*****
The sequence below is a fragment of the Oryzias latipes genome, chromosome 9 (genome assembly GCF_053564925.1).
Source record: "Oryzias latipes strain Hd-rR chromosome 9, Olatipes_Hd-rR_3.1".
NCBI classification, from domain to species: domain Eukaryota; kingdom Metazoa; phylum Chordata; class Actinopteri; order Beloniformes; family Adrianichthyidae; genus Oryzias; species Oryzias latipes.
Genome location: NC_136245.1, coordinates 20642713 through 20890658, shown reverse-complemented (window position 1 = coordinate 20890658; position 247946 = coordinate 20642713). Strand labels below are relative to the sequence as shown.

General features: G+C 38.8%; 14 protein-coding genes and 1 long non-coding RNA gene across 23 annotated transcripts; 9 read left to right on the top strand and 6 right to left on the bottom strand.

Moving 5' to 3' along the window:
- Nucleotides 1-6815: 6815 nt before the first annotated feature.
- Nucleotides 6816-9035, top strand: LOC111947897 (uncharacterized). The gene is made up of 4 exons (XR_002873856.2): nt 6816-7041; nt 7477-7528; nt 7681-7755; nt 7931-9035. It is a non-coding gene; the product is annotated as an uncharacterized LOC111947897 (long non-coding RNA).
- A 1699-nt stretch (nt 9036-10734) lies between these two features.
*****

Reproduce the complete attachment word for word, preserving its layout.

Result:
The sequence below is a fragment of the Oryzias latipes genome, chromosome 9 (genome assembly GCF_053564925.1).
Source record: "Oryzias latipes strain Hd-rR chromosome 9, Olatipes_Hd-rR_3.1".
NCBI classification, from domain to species: domain Eukaryota; kingdom Metazoa; phylum Chordata; class Actinopteri; order Beloniformes; family Adrianichthyidae; genus Oryzias; species Oryzias latipes.
Genome location: NC_136245.1, coordinates 20642713 through 20890658, shown reverse-complemented (window position 1 = coordinate 20890658; position 247946 = coordinate 20642713). Strand labels below are relative to the sequence as shown.

General features: G+C 38.8%; 14 protein-coding genes and 1 long non-coding RNA gene across 23 annotated transcripts; 9 read left to right on the top strand and 6 right to left on the bottom strand.

Moving 5' to 3' along the window:
- Nucleotides 1-6815: 6815 nt before the first annotated feature.
- Nucleotides 6816-9035, top strand: LOC111947897 (uncharacterized). The gene is made up of 4 exons (XR_002873856.2): nt 6816-7041; nt 7477-7528; nt 7681-7755; nt 7931-9035. It is a non-coding gene; the product is annotated as an uncharacterized LOC111947897 (long non-coding RNA).
- A 1699-nt stretch (nt 9036-10734) lies between these two features.